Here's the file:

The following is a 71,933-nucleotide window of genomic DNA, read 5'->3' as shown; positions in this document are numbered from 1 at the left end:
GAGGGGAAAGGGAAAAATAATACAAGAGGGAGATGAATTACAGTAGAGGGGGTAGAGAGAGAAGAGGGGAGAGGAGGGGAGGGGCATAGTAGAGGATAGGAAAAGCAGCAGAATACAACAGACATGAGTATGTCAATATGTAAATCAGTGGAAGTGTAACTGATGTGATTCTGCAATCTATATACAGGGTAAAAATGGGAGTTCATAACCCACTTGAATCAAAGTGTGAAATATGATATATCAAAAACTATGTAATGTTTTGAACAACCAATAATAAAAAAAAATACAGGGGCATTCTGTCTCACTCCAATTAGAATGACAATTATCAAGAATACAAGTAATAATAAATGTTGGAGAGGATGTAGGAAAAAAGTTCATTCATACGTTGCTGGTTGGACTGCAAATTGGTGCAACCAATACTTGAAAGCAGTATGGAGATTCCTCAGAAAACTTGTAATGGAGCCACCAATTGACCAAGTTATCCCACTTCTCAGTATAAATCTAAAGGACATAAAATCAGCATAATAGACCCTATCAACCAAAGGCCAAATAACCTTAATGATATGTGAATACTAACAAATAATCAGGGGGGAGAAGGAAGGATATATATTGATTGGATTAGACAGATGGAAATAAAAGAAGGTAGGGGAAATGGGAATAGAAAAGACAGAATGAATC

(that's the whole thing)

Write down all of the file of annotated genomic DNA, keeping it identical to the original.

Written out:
The following is a 71,933-nucleotide window of genomic DNA, read 5'->3' as shown; positions in this document are numbered from 1 at the left end:
GAGGGGAAAGGGAAAAATAATACAAGAGGGAGATGAATTACAGTAGAGGGGGTAGAGAGAGAAGAGGGGAGAGGAGGGGAGGGGCATAGTAGAGGATAGGAAAAGCAGCAGAATACAACAGACATGAGTATGTCAATATGTAAATCAGTGGAAGTGTAACTGATGTGATTCTGCAATCTATATACAGGGTAAAAATGGGAGTTCATAACCCACTTGAATCAAAGTGTGAAATATGATATATCAAAAACTATGTAATGTTTTGAACAACCAATAATAAAAAAAAATACAGGGGCATTCTGTCTCACTCCAATTAGAATGACAATTATCAAGAATACAAGTAATAATAAATGTTGGAGAGGATGTAGGAAAAAAGTTCATTCATACGTTGCTGGTTGGACTGCAAATTGGTGCAACCAATACTTGAAAGCAGTATGGAGATTCCTCAGAAAACTTGTAATGGAGCCACCAATTGACCAAGTTATCCCACTTCTCAGTATAAATCTAAAGGACATAAAATCAGCATAATAGACCCTATCAACCAAAGGCCAAATAACCTTAATGATATGTGAATACTAACAAATAATCAGGGGGGAGAAGGAAGGATATATATTGATTGGATTAGACAGATGGAAATAAAAGAAGGTAGGGGAAATGGGAATAGAAAAGACAGAATGAATC